In Court, co-counsel and I appeared to address the bond on the matter. We ascertained a $50,000 secured bond, which the client’s family subsequently posted. At the initial pretrial conference the, Commissioner granted the State’s motion to designate the case “complex” and reset the last day. An additional motion to modify release conditions had been filed at this time and a hearing was set to address that two weeks after the IPTC date. Subsequent to this court hearing co-counsel and I met with Mr. M to discuss his options in this case and the strategy that would be taken. During this meeting, we determined the best strategy would be for us to try to negotiate the best plea offer possible and  potentially  have  our  client  speak  with  the  Prosecutor  and/or  Detective.  Soon after this meeting, we received our first offer from the Prosecutor, which was five years in the Department of Corrections with a probation tail.  On Two weeks later, myself and co-counsel appeared to address our additional motion to modify release conditions – specifically requesting that Mr. M be able to reside in Pennsylvania while the case was ongoing. This motion was granted by the court.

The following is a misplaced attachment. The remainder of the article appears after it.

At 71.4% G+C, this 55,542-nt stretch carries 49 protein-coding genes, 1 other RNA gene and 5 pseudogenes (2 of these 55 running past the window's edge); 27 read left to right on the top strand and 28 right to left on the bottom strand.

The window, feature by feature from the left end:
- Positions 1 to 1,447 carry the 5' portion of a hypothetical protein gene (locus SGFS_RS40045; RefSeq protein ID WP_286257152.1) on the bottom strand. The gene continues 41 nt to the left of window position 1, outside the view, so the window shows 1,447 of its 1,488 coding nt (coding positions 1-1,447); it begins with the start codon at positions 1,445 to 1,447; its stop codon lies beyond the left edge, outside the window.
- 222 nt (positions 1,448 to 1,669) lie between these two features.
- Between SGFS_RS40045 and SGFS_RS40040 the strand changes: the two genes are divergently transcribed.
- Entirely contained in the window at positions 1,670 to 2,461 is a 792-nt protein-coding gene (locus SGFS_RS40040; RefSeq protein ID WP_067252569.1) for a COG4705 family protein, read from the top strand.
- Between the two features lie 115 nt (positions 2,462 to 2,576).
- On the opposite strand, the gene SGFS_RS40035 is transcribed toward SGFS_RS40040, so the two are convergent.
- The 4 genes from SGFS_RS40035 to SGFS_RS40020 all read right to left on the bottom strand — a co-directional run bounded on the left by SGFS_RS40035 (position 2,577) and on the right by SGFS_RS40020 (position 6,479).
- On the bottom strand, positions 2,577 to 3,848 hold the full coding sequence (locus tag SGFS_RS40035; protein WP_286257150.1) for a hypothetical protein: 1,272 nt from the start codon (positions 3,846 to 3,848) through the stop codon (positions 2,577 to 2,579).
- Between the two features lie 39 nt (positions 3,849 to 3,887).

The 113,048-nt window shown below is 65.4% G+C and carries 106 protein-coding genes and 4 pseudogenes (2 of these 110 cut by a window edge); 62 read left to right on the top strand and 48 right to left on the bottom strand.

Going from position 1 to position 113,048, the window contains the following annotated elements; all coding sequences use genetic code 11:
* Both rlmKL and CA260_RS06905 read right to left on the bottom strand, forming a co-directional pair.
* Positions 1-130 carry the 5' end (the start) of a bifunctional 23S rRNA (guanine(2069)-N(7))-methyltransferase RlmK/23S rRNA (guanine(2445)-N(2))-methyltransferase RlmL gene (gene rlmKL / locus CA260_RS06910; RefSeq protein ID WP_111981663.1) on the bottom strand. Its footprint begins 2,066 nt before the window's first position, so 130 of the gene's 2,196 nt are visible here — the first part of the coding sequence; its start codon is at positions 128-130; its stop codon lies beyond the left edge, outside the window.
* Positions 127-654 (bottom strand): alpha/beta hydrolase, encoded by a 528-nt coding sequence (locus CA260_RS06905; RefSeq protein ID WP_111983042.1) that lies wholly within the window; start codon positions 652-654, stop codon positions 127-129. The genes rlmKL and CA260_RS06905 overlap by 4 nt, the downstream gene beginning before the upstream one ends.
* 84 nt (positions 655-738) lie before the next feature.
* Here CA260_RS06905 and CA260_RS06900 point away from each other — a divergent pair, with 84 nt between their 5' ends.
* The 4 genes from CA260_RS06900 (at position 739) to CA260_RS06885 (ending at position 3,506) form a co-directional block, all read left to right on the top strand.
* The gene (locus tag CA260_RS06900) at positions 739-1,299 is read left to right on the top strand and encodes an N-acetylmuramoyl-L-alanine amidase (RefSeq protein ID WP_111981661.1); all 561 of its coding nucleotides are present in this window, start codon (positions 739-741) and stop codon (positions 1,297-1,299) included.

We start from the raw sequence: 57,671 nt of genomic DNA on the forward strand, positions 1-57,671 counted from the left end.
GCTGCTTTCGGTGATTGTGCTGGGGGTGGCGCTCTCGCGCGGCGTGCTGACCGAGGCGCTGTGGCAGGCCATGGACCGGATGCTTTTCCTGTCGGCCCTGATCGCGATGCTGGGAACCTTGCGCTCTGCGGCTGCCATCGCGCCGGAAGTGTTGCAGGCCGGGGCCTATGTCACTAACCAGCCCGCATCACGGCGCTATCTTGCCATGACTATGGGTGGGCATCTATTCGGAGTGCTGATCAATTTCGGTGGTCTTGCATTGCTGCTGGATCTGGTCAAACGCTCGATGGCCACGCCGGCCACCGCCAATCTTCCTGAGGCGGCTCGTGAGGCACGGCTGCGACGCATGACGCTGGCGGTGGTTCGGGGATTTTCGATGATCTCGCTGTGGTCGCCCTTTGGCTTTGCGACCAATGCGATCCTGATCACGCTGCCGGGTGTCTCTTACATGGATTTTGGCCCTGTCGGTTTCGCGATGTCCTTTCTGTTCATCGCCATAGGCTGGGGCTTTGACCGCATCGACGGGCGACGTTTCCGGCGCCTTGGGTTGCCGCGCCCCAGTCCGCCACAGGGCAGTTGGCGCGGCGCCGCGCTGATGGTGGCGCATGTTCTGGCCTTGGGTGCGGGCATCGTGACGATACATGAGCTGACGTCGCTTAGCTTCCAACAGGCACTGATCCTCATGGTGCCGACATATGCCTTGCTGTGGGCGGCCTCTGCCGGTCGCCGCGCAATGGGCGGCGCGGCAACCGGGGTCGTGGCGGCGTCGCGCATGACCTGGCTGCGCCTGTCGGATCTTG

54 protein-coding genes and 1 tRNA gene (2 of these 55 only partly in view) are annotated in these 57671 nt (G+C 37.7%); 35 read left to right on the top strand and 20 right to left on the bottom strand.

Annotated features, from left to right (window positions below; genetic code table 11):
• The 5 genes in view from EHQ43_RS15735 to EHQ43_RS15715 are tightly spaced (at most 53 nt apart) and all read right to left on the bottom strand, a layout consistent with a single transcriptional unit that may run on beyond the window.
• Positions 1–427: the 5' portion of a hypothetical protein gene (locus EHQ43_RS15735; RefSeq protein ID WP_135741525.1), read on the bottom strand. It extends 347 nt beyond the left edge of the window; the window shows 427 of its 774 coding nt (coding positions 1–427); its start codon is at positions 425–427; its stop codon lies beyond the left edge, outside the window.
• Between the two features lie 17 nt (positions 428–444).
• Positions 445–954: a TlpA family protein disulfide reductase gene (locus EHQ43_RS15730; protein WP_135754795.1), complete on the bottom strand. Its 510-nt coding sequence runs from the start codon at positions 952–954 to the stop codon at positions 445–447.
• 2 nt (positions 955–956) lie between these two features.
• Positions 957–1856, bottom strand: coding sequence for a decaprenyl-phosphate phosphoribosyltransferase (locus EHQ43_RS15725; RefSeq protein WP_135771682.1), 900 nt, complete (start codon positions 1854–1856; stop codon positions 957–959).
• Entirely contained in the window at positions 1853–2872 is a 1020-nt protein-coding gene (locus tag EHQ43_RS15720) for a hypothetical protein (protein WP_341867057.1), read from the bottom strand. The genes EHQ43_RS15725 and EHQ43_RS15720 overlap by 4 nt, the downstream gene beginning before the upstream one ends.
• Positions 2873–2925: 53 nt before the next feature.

After having received the voluminous discovery on this case, both co-counsel and I spent hours reviewing and summarizing the accusations being made by the State. We also spoke with our client about sending information to provide in a deviation letter to the Prosecutor.